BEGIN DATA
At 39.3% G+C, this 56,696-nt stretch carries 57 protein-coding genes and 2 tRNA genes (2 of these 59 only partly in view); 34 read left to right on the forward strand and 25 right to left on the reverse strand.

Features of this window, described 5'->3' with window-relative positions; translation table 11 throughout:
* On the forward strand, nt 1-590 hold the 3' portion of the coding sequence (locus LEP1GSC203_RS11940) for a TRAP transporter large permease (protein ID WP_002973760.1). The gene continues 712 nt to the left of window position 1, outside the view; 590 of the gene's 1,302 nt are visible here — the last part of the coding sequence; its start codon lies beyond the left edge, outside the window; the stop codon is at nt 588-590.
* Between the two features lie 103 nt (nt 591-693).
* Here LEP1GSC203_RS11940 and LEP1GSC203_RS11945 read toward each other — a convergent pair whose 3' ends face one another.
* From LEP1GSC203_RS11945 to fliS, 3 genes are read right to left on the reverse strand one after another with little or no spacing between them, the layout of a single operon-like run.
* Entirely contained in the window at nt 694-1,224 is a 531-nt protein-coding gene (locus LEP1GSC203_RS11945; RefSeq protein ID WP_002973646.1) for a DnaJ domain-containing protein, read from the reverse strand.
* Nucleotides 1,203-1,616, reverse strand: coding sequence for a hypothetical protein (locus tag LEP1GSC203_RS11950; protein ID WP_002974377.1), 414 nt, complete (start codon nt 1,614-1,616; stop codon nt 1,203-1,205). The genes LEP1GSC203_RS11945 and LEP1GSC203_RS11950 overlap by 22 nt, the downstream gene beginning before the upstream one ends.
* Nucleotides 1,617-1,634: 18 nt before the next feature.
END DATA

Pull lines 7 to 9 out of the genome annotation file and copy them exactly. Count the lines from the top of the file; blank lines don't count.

* Entirely contained in the window at nt 694-1,224 is a 531-nt protein-coding gene (locus LEP1GSC203_RS11945; RefSeq protein ID WP_002973646.1) for a DnaJ domain-containing protein, read from the reverse strand.
* Nucleotides 1,203-1,616, reverse strand: coding sequence for a hypothetical protein (locus tag LEP1GSC203_RS11950; protein ID WP_002974377.1), 414 nt, complete (start codon nt 1,614-1,616; stop codon nt 1,203-1,205). The genes LEP1GSC203_RS11945 and LEP1GSC203_RS11950 overlap by 22 nt, the downstream gene beginning before the upstream one ends.
* Nucleotides 1,617-1,634: 18 nt before the next feature.